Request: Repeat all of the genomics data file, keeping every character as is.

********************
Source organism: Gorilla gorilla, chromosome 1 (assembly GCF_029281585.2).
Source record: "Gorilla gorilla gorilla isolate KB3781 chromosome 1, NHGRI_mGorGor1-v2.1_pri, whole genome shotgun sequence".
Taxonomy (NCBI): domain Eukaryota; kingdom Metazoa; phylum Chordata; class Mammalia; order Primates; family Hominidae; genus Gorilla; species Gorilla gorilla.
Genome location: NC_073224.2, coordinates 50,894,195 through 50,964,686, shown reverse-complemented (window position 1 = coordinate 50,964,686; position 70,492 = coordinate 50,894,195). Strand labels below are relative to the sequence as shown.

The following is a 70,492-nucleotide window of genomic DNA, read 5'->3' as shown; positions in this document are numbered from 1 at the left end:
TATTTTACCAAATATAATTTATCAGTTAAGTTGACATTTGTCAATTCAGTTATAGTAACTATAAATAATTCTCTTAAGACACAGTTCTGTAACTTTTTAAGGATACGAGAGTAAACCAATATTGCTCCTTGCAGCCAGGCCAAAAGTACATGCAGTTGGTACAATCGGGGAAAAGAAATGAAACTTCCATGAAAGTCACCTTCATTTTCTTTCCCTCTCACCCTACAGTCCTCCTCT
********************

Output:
Source organism: Gorilla gorilla, chromosome 1 (assembly GCF_029281585.2).
Source record: "Gorilla gorilla gorilla isolate KB3781 chromosome 1, NHGRI_mGorGor1-v2.1_pri, whole genome shotgun sequence".
Taxonomy (NCBI): domain Eukaryota; kingdom Metazoa; phylum Chordata; class Mammalia; order Primates; family Hominidae; genus Gorilla; species Gorilla gorilla.
Genome location: NC_073224.2, coordinates 50,894,195 through 50,964,686, shown reverse-complemented (window position 1 = coordinate 50,964,686; position 70,492 = coordinate 50,894,195). Strand labels below are relative to the sequence as shown.

The following is a 70,492-nucleotide window of genomic DNA, read 5'->3' as shown; positions in this document are numbered from 1 at the left end:
TATTTTACCAAATATAATTTATCAGTTAAGTTGACATTTGTCAATTCAGTTATAGTAACTATAAATAATTCTCTTAAGACACAGTTCTGTAACTTTTTAAGGATACGAGAGTAAACCAATATTGCTCCTTGCAGCCAGGCCAAAAGTACATGCAGTTGGTACAATCGGGGAAAAGAAATGAAACTTCCATGAAAGTCACCTTCATTTTCTTTCCCTCTCACCCTACAGTCCTCCTCT